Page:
Will the ECB do enough to save the day?

Good morning. The government’s latest wheeze to get the economy moving is to relax planning laws to boost the flagging construction sector. Homeowners will be able to build larger extensions without requiring planning permission, while shops and offices will also be able to expand. Anyone who has had the dubious pleasure of dealing with a council planning office might think this a good thing, although many will now be casting anxious glances over the garden fence in the coming months. However, regardless of one’s views on the probity of planning officers, it is hard to argue with critics of the scheme. They are quite rightly asking how allowing Nigel from next door to put up that ghastly PVC conservatory the planners had sensibly been vetoing for the last 15 years is going to generate sufficient economic growth to make up for slumping global trade and evaporating confidence? 

Today, the European Central Bank (ECB) announces their idea to do the same – save the world’s economy that is, not Nigel’s conservatory plans. However, the cat is already, at least partly, out of the bag. The ECB meeting itself began yesterday and information was unexpectedly leaked at lunch time suggesting that the Bank was putting in place an unlimited bond buying programme aimed at lowering borrowings costs for Spain and Italy. A Bloomberg report said ECB President Mario Draghi's plan includes buying unlimited amounts of government bonds, but also that these purchases would be sterilised*. This level of detail gave the leak some authenticity and eased fears that today’s announcement might just be another collection of statements of intent without any substantial plan of action. The result was a stronger euro against the pound and dollar, although sterling also felt the benefit. Cable breached recent resistance levels, hitting a 3 ½ month high. However, gains were limited as doubt remained about whether the full story is now known or whether the press conference at 13:30 this afternoon might still hold further surprises. There is an old city adage about ‘buying the rumour and selling the fact’ which could well see today’s euro gains unwound quickly if there is no fresh impetus following tomorrow’s announcement.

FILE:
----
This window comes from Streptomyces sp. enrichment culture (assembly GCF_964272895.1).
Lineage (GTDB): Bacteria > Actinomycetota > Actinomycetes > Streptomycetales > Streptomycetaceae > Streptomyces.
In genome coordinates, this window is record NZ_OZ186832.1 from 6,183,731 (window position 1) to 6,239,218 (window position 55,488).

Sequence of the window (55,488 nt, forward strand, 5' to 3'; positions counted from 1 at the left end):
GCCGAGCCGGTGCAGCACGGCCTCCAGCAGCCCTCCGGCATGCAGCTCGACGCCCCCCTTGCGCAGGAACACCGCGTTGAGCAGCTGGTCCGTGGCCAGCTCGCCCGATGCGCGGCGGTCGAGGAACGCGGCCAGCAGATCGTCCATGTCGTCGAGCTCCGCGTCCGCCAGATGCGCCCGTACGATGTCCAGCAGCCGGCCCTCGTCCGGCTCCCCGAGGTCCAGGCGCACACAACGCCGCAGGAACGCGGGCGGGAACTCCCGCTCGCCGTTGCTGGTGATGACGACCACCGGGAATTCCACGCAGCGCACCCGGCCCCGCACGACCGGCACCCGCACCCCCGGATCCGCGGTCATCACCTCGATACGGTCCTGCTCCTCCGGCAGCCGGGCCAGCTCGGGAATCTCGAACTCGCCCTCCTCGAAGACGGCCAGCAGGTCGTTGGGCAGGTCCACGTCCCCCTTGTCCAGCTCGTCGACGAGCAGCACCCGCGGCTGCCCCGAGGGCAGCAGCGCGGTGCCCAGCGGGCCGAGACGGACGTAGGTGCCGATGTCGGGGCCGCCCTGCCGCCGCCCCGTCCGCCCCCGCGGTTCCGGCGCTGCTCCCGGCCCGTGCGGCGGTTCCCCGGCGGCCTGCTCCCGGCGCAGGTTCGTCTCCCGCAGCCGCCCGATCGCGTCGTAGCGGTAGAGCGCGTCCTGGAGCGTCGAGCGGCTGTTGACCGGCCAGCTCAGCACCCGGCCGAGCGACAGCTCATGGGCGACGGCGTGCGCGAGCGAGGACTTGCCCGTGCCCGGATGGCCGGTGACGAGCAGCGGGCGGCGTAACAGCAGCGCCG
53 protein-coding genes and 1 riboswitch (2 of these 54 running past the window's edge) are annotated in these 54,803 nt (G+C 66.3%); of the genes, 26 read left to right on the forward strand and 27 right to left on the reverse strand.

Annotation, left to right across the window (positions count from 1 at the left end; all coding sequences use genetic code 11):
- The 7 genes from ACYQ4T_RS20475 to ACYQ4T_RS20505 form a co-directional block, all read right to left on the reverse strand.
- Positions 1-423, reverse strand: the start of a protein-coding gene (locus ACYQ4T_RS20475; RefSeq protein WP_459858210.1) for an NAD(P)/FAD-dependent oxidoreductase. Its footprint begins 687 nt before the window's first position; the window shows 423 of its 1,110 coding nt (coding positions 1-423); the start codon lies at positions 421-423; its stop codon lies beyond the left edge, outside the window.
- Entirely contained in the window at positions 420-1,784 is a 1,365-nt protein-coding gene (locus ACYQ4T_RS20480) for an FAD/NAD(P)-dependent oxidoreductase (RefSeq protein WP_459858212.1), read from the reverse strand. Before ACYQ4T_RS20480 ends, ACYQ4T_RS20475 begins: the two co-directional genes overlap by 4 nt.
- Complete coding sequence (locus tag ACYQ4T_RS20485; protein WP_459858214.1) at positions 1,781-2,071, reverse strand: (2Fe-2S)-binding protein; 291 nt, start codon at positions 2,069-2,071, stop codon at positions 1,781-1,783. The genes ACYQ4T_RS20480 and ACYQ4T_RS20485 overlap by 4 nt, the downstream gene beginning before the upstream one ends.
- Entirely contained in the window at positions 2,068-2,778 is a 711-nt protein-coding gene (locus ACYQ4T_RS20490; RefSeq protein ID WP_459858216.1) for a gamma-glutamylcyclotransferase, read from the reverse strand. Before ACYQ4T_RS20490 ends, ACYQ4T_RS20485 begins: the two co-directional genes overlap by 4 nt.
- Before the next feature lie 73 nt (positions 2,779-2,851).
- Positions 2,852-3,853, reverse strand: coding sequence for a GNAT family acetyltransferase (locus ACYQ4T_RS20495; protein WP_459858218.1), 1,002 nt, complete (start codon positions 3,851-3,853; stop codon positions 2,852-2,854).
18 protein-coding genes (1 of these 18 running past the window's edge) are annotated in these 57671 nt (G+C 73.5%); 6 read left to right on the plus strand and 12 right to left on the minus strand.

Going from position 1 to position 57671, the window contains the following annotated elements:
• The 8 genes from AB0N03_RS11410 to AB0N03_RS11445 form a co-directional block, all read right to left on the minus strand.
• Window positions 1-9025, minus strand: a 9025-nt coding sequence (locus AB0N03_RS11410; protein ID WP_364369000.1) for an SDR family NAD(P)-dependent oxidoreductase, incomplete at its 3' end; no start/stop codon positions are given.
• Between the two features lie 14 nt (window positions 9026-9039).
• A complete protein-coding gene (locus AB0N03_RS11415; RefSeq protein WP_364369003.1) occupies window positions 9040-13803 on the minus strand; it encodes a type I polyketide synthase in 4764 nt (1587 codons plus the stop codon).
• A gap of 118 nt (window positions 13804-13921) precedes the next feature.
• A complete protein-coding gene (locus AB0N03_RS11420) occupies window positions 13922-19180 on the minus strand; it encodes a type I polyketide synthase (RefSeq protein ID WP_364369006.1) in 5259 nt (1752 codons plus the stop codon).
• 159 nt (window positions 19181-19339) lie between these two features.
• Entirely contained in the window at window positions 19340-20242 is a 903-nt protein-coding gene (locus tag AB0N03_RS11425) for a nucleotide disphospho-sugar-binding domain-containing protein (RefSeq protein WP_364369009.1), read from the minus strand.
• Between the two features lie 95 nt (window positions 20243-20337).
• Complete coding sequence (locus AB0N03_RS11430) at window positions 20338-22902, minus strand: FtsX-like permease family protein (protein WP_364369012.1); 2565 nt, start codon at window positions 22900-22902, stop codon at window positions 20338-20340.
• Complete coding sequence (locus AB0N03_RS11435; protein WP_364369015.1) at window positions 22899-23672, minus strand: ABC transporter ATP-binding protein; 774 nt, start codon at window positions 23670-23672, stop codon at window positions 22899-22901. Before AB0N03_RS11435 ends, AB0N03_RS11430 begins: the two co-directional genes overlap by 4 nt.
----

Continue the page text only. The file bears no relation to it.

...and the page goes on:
With the UK service sector PMI data already leaked and the benefit for the pound already priced in, the markets were left with the European equivalent to give further direction, which itself is also only a final reading following a preliminary estimate released last week. The result at 47.2 was only marginally worse than the 47.5 preliminary reading. Other data was limited, but showed that European retail sales fell by 0.2% as expected which, coupled with the poor PMI data over the past few days has many analysts predicting that Europe is now back in recession. Canada left interest rates on hold and maintained the recent tone of the accompanying statement suggesting rate hikes might come, but not yet. The Canadian dollar fell on the news and struggled through the day, along with the other commodity currencies.

Aside from the ECB meeting, it shouldn’t be forgotten that the Bank of England are also meeting today, but it is expected to keep interest rates and its quantitative easing total unchanged and is not given to making any statement unless there is a shift in policy. US data later brings their equivalent of service sector PMI and overnight we get the Australian trade balance figures. However, should the ECB fail to generate any market movement, all eyes will turn to tomorrow’s non-farm payrolls.  Enjoy the day.

* This means that any money put into the system by the ECB in order to buy sovereign bonds would subsequently be taken back out again by another mechanism. This removes the risk of inflation and stops short of full blown quantitative easing that we have seen in the UK and US as no ‘new’ money is technically being created.